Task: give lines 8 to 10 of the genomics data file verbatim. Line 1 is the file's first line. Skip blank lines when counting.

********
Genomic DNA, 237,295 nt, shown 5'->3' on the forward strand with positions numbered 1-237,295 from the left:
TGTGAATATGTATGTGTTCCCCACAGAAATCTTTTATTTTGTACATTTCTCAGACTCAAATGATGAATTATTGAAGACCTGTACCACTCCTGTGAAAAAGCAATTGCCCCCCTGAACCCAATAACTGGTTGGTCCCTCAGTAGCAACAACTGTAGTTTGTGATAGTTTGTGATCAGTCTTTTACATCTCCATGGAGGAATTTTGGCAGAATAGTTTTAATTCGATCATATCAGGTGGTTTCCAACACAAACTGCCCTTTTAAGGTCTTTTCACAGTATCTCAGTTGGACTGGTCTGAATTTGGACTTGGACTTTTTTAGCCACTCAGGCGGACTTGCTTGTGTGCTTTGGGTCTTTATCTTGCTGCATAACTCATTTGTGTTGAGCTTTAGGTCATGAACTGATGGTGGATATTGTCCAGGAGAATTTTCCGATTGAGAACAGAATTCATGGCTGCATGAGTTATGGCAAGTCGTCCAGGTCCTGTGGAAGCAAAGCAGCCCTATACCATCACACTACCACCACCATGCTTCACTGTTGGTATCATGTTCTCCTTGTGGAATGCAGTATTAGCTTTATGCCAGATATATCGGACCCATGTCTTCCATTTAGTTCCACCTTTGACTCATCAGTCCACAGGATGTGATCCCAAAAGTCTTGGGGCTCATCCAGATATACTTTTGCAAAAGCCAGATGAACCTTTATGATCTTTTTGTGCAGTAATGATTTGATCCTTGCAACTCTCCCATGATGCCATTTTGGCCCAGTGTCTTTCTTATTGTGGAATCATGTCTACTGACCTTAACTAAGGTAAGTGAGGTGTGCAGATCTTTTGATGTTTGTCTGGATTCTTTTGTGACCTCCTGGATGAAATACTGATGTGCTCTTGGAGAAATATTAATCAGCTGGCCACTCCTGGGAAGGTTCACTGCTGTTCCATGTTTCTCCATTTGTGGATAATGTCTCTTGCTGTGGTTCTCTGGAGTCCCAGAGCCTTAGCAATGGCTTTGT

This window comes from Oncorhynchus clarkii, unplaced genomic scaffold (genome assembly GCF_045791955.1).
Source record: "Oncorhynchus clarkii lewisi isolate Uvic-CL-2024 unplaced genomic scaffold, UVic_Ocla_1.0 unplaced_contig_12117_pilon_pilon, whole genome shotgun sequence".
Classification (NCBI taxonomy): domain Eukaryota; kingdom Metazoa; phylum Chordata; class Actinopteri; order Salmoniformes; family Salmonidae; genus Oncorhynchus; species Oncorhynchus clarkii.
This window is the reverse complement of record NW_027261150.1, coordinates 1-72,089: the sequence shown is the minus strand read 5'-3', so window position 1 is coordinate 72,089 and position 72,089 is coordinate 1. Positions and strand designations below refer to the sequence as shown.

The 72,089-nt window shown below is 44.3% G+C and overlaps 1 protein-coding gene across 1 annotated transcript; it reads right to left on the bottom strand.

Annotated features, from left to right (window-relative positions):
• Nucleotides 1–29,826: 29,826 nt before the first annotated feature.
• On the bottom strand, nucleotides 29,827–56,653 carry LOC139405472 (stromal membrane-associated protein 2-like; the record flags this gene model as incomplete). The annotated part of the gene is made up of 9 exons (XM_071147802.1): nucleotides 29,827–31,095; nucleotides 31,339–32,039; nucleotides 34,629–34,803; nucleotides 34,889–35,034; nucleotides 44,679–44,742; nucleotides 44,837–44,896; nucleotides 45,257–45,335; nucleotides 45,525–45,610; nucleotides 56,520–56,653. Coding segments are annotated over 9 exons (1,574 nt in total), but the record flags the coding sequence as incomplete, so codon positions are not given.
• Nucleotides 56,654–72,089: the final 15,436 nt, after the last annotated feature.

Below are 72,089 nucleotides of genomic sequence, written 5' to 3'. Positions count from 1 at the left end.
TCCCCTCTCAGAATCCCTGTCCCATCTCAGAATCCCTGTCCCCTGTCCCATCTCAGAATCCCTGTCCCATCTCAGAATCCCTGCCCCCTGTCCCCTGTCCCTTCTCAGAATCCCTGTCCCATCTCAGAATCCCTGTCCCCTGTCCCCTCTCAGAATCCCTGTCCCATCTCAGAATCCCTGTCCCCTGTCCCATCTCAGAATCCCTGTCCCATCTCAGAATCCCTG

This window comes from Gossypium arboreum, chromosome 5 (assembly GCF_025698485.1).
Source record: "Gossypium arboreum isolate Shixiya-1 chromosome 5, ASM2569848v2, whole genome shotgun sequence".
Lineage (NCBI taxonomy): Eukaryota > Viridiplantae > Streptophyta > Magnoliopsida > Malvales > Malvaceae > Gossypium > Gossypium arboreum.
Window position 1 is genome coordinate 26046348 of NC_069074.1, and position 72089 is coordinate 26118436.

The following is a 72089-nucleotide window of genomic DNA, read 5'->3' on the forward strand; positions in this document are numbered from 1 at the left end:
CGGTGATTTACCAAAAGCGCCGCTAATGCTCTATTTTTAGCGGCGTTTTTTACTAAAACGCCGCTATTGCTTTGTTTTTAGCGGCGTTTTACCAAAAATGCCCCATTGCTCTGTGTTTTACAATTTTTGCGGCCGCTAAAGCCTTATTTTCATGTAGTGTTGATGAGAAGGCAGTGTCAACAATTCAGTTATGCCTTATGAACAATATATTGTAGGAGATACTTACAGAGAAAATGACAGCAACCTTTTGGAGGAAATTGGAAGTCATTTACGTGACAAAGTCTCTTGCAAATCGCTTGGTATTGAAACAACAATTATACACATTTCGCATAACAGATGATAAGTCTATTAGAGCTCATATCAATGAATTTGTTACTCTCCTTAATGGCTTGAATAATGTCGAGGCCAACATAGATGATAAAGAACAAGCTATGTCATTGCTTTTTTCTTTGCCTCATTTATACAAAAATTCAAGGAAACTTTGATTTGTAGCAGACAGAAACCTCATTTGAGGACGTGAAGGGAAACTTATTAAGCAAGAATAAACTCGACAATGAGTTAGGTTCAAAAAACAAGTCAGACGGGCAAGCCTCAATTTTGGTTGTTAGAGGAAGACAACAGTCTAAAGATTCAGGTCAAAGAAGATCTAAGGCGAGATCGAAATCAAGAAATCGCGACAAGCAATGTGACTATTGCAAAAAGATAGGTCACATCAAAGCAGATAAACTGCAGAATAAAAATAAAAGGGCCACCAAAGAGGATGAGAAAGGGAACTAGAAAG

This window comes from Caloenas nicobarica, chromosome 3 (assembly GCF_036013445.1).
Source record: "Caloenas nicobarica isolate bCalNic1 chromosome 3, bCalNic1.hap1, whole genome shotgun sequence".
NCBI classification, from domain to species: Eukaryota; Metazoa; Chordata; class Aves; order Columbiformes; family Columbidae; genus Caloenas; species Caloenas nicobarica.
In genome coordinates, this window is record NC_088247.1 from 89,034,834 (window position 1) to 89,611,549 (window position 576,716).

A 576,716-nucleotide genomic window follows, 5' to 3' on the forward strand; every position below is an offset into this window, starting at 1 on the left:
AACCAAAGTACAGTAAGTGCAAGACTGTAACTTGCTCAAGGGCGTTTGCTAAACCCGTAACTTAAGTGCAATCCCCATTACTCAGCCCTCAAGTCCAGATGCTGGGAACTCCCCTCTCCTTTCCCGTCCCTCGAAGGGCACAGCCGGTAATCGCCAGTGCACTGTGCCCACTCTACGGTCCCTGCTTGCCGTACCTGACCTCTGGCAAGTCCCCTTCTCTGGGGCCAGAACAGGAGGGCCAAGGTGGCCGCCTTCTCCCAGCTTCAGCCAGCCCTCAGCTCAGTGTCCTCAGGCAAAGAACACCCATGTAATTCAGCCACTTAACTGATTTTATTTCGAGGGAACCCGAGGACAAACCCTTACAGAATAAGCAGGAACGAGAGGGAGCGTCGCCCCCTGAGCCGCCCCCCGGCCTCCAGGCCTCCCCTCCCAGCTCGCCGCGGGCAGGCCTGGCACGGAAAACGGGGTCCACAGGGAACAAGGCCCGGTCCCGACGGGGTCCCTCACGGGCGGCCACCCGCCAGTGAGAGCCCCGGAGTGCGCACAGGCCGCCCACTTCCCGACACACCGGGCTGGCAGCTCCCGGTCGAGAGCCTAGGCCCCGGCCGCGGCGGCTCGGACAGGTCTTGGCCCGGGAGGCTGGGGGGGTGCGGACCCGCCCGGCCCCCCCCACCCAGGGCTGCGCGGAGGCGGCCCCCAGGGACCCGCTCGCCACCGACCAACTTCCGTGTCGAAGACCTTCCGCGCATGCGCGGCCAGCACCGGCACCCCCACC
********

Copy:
Annotated features, from left to right (window-relative positions):
• Nucleotides 1–29,826: 29,826 nt before the first annotated feature.
• On the bottom strand, nucleotides 29,827–56,653 carry LOC139405472 (stromal membrane-associated protein 2-like; the record flags this gene model as incomplete). The annotated part of the gene is made up of 9 exons (XM_071147802.1): nucleotides 29,827–31,095; nucleotides 31,339–32,039; nucleotides 34,629–34,803; nucleotides 34,889–35,034; nucleotides 44,679–44,742; nucleotides 44,837–44,896; nucleotides 45,257–45,335; nucleotides 45,525–45,610; nucleotides 56,520–56,653. Coding segments are annotated over 9 exons (1,574 nt in total), but the record flags the coding sequence as incomplete, so codon positions are not given.